Her influential report Learning Works set out a radical vision to change that, drawing those kinds of learners back into education and breaking the cycle of economic and social exclusion.
It also planted the seed of an idea that would eventually become the educational charity known as the Helena Kennedy Foundation.
The idea for a foundation for young people in the further and higher education sectors came from the influential college principal Ann Limb, who recognised that moving from colleges to university could be a particular challenge for those from disadvantaged backgrounds.
Kennedy’s job was to “tap well-to-do people on the shoulder” and ask them for money, and having started off with just one bursary in 2000, the charity now offers 150 a year.
Kennedy admits she has “learned on the job” with one of the most important lessons being that social capital – that is having access to the right kind of advice and connections – can be just as important as money. “I see it all around me with the children of my friends, as well as my own – we all know people. And children from ordinary backgrounds don’t know anyone.”
But for young people from working class backgrounds, the idea of moving in different circles can in itself be intimidating, she says, recalling her own experiences when she first moved down to London to study law. In her first few months, she had to slow down her strong Scottish accent (which she has retained and says has been an “asset at the bar”) to make herself understood. “They would actually talk over me and go ‘What did she say?’” she recalls, with indignation.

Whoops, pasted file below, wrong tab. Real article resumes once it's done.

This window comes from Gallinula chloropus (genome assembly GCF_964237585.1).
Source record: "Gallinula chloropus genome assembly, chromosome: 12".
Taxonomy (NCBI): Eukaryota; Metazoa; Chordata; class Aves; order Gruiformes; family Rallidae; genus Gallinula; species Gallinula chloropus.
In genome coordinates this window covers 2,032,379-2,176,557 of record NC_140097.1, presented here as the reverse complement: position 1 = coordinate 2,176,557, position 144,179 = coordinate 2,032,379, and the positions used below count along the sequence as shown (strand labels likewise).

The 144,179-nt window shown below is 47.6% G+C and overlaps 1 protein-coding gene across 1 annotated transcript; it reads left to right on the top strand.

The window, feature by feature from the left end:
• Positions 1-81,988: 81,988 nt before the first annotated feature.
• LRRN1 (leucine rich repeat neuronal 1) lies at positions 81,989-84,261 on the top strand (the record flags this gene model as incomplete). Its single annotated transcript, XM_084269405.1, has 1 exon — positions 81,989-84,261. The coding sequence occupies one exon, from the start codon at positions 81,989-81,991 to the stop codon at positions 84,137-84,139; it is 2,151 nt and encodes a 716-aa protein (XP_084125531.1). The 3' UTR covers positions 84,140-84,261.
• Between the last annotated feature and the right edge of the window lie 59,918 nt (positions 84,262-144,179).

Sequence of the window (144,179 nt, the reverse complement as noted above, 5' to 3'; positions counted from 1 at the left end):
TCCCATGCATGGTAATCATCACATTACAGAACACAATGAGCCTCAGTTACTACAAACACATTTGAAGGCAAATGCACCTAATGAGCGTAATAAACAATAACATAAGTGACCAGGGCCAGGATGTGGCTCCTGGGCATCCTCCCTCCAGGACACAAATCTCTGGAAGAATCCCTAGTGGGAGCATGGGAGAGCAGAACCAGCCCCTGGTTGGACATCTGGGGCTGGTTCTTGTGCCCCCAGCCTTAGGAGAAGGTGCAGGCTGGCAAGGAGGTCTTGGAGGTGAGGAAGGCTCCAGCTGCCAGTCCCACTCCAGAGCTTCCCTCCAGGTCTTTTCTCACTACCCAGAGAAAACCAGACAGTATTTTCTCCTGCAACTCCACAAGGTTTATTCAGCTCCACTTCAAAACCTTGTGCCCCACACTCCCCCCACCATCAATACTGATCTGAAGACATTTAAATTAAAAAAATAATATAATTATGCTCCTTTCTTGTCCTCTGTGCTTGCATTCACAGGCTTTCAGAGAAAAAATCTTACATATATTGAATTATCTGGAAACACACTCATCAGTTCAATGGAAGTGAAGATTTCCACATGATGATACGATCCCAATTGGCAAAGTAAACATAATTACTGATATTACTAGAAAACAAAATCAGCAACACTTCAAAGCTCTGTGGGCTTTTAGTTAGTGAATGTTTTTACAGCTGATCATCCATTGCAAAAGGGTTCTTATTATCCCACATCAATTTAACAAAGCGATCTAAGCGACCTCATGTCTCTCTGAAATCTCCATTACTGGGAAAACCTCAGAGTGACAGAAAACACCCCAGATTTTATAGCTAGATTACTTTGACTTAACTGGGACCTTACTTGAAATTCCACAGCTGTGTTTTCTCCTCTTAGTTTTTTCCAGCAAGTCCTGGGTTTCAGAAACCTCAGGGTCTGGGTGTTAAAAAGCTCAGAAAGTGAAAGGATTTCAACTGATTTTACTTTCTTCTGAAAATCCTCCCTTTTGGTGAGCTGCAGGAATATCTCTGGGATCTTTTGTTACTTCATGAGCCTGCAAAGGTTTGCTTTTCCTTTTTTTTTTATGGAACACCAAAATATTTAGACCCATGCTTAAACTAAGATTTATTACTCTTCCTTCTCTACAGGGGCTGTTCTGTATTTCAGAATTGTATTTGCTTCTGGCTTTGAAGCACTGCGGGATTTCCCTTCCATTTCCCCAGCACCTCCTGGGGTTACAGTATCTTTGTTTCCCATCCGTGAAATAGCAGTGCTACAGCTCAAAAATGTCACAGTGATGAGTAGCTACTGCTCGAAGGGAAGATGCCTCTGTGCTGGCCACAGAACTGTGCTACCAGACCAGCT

She quickly realised that these young men (and they were, she says pointedly, mostly men) with the ‘ya ya’ public school voices were not as clever as they appeared. “It took me a while to realise that it was all purely cosmetic.
It was all learned confidence and when you got beyond it, they were either less smart than you first thought or less confident. It was a veneer.
“But it was a veneer of polish that gets people a long way, something independent schools can give people.”
So does she agree with the Sutton Trust, a charity that helps to provide educational opportunities for pupils from non-privileged backgrounds, which said recently that the state should help fund places for bright children from poor backgrounds at the best private schools?
Her reaction is cautious. “I think we have to be very careful about taking steps that would actually lead to too high or too early selection and not having really clear opportunities for people to move between systems. One of the problems is – and I’ve seen it with my own three children – is that that people develop at different stages…and you have to have really open and flexible systems of education to make that possible.”
What continues to motivate her in her work as a barrister, broadcaster and campaigner she says, is a belief in social justice, fairness and a vision of a more equal society. Having experienced, first hand, the transformative nature of education, she is passionate about offering that opportunity to others.
“I think for me it is the fact that education changed my life…I want people to be liberated and to be free to make choices in their lives and to be able to stretch themselves and to be able to have that bigger experience and to know what makes the world tick – and for me, that’s what education did. And I want that to be available to my kind of folk.”